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February 19, 2019 | Posted in:

Tips to Keep Your Parents Safe from Scams

Scam artists often seem to target older adults because they’re generalized as being more trusting and more easily confused than others. Whether or not that’s true, you can help protect your parents and the other older adults in your life by following a few simple steps:

  • Add phone numbers to the National Do Not Call Registry.

    Many scams aimed at older adults are phone scams. Even if a telephone offer is not an outright scam, seniors may be talked into buying things they don’t really need. By putting their number on the registry, you’ll eliminate most unwanted phone calls. Explain that if they continue to receive solicitation calls, they’re much more likely to be from a scam artist. Encourage them to just hang up on such callers.

    One tip offered by Angela Venti: Always tell solicitors: “I never buy from (or give to) anyone who calls or visits me unannounced. Send me something in writing.”

    You can add phone numbers to the National Do Not Call Registry on www.donotcall.gov.

  • Secure financial account numbers.

    Make sure your older family members are not carrying their account numbers and PINs on a piece of paper in their purse or wallet. If necessary, help them change their PIN to a number they’ll have an easy time remembering. You can also help them find a trusted loved one who can keep a record of important account info as a backup.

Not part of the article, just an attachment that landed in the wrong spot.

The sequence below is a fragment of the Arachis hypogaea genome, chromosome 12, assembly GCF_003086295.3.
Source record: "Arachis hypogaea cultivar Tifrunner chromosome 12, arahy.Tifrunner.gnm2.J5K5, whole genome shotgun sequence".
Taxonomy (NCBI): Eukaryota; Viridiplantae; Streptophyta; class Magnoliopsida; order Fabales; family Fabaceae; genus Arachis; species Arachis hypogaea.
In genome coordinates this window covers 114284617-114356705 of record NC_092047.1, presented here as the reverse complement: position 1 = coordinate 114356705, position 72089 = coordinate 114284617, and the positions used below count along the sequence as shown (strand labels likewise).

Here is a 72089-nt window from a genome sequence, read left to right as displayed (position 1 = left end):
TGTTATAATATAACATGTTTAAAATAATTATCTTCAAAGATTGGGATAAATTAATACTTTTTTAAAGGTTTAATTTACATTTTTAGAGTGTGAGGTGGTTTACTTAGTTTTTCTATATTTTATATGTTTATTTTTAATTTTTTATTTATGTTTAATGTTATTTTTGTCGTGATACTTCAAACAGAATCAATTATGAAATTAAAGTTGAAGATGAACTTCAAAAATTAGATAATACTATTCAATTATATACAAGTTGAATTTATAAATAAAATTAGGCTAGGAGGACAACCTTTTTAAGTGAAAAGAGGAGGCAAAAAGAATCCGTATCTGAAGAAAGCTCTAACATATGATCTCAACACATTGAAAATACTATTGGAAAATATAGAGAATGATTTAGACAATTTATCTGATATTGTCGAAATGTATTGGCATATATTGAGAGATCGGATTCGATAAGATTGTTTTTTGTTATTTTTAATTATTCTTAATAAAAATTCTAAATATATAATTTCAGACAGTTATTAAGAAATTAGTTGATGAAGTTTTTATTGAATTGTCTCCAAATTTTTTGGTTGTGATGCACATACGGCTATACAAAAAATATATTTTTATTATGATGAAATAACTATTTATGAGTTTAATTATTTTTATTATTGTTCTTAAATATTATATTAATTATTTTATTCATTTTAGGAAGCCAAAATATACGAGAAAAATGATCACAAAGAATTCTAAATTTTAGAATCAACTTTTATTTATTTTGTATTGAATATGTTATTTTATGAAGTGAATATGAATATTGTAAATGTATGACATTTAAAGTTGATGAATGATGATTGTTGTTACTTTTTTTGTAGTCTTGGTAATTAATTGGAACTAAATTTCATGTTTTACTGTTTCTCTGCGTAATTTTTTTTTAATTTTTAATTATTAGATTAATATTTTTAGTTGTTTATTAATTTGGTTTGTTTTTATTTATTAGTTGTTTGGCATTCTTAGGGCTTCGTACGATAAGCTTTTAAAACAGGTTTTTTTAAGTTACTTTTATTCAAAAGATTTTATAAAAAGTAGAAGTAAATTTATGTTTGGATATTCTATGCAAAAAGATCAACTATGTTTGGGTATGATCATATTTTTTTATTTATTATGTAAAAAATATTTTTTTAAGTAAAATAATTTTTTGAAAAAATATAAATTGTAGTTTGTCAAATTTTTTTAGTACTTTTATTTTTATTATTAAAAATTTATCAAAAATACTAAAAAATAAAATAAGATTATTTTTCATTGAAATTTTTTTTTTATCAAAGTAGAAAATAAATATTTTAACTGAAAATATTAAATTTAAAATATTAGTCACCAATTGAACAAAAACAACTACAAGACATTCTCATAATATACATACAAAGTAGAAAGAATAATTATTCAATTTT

Two more tips to keep their account numbers secure: (1) Use direct deposit for benefit checks to prevent checks from being stolen from the mailbox and (2) shred all receipts with your credit card number. – Angela Venti

  • Warn about in-person and online scams.

    Alert your parents to fraudsters who appear at the door offering to fix the roof or the driveway, or pointing out a supposed problem with the house. Tell your parents not to sign up for anything unless they’ve talked to you or another trusted loved one first.

    In addition, warn them about phishing e-mails. These are bogus messages appearing to come from banks, department stores or even the government, requesting personal information. The real purpose is identity theft.
    Never give your credit card, banking, Social Security, Medicare, or other personal information over the phone or online unless you initiated the call or email.  – Angela Venti

  • Keep the communication open.

    Talk to your parents often. Ask them about purchases they’ve made or offers they’ve received. If you’re willing, offer to help keep their financial records in order. That can give you the chance to spot any unusual payments they’re making. Encourage them to talk to you before they make any big purchase or accept any special offers.

Next Steps:

If you think you’ve been scammed, don’t be afraid or embarrassed to talk about it—waiting could only make it worse. Do the following immediately:

  • Call your bank and/or credit card company.
  • Cancel any debit or credit cards linked to the stolen account.
  • Reset your personal identification number(s).

 

Author:

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